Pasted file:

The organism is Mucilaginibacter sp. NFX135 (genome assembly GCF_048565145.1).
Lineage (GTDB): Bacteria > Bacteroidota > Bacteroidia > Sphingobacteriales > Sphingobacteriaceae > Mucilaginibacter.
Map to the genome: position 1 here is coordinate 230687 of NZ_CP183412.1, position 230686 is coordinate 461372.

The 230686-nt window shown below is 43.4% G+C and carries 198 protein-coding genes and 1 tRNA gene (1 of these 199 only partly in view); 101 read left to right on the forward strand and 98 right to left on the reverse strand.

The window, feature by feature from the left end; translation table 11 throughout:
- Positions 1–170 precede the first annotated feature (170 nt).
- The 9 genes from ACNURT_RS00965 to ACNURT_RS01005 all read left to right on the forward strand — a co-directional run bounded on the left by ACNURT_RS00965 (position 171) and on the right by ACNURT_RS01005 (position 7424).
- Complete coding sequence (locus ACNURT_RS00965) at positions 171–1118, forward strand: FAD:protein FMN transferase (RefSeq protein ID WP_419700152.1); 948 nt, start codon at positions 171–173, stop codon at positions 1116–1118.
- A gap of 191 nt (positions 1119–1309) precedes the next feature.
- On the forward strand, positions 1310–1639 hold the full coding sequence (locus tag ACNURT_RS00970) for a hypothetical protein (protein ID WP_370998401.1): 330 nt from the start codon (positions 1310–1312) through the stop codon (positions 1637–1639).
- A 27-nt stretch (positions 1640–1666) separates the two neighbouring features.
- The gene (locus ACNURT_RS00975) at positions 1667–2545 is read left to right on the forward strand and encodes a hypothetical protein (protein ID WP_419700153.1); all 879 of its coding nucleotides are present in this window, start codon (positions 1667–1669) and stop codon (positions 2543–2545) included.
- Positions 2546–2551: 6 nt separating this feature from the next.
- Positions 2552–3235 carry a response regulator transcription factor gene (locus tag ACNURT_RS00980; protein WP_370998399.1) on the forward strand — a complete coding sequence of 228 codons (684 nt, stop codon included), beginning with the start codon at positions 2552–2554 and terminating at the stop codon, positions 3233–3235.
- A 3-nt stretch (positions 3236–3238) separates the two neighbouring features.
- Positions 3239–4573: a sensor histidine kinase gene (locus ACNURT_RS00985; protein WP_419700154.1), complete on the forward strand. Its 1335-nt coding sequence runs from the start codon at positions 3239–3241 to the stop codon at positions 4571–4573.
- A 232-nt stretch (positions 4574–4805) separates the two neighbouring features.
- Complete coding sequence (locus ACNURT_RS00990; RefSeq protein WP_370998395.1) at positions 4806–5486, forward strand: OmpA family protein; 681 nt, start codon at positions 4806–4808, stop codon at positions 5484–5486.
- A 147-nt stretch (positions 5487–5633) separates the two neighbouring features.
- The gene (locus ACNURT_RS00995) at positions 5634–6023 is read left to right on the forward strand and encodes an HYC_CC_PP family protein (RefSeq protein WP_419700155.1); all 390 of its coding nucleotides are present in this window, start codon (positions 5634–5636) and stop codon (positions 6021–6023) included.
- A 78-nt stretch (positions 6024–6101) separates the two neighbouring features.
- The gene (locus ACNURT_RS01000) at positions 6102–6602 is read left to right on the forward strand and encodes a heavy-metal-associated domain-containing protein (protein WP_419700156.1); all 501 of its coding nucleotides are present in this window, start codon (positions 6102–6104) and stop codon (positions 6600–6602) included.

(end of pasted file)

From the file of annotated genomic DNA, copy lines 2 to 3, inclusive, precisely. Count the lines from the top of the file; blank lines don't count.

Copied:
Lineage (GTDB): Bacteria > Bacteroidota > Bacteroidia > Sphingobacteriales > Sphingobacteriaceae > Mucilaginibacter.
Map to the genome: position 1 here is coordinate 230687 of NZ_CP183412.1, position 230686 is coordinate 461372.